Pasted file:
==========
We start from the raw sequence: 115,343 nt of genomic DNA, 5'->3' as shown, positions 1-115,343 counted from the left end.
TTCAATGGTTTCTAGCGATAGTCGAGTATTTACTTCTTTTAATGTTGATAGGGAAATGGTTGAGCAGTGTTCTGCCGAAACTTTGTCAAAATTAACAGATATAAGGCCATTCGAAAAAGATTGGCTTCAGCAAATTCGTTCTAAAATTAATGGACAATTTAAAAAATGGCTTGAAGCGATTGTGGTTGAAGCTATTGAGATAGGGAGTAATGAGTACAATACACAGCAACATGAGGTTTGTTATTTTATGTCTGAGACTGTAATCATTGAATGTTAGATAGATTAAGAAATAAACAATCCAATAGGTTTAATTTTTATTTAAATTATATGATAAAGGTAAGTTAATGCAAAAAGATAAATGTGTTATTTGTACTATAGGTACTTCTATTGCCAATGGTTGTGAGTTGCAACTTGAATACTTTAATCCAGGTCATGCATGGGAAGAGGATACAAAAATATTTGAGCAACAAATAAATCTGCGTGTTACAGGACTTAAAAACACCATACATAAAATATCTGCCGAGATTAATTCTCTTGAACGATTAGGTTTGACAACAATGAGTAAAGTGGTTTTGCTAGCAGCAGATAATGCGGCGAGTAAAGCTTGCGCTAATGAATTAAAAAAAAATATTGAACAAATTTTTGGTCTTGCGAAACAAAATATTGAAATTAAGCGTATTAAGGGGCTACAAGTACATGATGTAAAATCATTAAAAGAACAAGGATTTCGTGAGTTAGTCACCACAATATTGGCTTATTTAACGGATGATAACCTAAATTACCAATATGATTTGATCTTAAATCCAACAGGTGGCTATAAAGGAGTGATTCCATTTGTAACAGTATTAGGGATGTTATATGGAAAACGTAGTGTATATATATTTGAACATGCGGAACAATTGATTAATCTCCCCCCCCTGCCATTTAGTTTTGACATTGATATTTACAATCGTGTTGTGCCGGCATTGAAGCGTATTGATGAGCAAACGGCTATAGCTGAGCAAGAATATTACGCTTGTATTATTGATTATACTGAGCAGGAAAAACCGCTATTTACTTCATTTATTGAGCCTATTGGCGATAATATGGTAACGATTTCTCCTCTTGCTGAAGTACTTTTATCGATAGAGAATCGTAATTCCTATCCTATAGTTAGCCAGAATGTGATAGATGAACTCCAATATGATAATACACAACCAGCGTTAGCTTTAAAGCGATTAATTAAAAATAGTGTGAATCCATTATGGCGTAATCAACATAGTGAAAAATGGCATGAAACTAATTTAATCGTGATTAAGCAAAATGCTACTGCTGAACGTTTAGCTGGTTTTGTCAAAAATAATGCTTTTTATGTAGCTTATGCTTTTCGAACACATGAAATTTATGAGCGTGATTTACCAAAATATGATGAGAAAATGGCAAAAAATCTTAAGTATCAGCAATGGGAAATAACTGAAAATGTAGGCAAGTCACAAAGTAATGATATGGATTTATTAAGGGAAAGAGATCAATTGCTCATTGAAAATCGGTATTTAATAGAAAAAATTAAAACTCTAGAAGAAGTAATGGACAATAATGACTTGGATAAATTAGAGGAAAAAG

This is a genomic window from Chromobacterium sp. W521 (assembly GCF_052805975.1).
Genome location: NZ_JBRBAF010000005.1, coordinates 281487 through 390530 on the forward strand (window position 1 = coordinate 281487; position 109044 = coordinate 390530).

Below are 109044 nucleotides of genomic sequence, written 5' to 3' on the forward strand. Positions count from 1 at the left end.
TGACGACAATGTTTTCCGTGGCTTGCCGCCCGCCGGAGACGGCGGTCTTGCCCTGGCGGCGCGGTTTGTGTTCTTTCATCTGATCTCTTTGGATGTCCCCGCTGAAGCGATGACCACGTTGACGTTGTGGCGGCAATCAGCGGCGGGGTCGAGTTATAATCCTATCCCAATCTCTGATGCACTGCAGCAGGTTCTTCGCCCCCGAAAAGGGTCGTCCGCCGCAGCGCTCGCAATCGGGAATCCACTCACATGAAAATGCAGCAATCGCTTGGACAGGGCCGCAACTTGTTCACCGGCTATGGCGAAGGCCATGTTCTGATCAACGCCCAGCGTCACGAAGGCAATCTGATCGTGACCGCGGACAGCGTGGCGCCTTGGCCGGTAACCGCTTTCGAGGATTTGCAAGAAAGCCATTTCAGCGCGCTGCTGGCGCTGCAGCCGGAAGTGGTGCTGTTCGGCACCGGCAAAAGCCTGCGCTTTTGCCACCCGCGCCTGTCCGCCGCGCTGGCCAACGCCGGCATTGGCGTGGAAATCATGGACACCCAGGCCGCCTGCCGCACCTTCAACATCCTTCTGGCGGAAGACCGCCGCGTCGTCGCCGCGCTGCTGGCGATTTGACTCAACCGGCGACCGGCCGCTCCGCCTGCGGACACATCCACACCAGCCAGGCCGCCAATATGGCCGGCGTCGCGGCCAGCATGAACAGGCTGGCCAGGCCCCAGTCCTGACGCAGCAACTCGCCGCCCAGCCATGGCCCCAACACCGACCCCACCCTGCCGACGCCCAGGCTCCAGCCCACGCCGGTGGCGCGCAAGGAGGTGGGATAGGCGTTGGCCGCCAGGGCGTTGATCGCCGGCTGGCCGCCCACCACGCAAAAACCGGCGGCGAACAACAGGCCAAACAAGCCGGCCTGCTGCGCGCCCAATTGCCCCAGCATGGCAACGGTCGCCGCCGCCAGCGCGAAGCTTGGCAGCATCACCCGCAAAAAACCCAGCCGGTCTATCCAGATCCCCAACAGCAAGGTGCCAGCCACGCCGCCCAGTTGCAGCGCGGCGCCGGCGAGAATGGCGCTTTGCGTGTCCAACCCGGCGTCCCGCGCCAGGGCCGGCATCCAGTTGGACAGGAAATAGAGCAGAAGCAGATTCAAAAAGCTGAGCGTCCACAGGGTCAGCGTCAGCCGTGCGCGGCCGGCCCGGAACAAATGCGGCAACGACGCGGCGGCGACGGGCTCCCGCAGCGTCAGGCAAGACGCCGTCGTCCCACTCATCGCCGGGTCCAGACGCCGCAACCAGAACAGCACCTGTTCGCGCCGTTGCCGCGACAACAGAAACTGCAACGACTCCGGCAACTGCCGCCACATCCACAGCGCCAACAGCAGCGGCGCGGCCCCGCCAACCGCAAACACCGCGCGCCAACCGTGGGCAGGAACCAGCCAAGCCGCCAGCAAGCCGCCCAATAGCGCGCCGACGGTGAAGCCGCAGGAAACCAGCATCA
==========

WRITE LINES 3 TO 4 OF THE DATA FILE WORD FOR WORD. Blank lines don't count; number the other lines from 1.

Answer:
This is a genomic window from Chromobacterium sp. W521 (assembly GCF_052805975.1).
Genome location: NZ_JBRBAF010000005.1, coordinates 281487 through 390530 on the forward strand (window position 1 = coordinate 281487; position 109044 = coordinate 390530).